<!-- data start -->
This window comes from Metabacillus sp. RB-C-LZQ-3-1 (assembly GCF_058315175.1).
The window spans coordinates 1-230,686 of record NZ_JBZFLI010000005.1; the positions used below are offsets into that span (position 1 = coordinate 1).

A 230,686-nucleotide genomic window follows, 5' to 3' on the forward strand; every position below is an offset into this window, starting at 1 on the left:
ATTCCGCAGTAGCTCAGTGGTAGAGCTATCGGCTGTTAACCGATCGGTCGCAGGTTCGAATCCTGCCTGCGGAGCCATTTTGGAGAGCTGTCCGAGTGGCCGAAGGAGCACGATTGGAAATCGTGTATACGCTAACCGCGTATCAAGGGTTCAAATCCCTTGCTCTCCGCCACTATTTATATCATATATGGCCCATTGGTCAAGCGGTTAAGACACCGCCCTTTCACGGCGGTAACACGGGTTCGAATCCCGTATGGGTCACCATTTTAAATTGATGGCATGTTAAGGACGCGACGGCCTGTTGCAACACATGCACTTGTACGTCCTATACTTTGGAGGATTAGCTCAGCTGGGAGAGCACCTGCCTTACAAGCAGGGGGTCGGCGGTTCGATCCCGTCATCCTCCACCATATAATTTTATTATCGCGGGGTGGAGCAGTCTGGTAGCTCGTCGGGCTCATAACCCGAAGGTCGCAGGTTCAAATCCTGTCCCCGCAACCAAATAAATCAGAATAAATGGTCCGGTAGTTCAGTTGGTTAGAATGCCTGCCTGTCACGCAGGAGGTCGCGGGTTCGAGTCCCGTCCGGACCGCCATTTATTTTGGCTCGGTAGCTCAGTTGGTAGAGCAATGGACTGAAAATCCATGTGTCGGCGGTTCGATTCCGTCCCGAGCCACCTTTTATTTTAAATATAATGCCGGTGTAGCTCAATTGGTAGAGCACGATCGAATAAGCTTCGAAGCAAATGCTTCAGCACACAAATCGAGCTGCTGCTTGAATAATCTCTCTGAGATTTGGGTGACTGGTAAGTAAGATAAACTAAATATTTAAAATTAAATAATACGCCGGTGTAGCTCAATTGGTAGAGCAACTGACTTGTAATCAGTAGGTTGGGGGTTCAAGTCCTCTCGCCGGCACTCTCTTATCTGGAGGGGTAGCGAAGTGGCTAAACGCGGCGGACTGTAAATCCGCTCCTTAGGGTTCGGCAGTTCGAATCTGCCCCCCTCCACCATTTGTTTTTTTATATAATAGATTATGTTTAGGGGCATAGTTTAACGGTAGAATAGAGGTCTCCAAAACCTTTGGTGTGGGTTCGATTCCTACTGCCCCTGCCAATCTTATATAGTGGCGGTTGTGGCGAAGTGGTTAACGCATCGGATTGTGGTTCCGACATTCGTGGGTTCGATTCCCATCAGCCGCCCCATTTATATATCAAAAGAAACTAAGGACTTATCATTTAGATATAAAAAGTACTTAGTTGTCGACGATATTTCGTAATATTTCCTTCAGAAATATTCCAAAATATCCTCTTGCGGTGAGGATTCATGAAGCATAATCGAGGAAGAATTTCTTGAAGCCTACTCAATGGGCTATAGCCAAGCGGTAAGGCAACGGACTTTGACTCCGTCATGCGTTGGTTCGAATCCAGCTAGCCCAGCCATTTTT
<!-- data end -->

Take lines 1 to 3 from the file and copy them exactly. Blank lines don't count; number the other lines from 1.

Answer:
This window comes from Metabacillus sp. RB-C-LZQ-3-1 (assembly GCF_058315175.1).
The window spans coordinates 1-230,686 of record NZ_JBZFLI010000005.1; the positions used below are offsets into that span (position 1 = coordinate 1).

A 230,686-nucleotide genomic window follows, 5' to 3' on the forward strand; every position below is an offset into this window, starting at 1 on the left: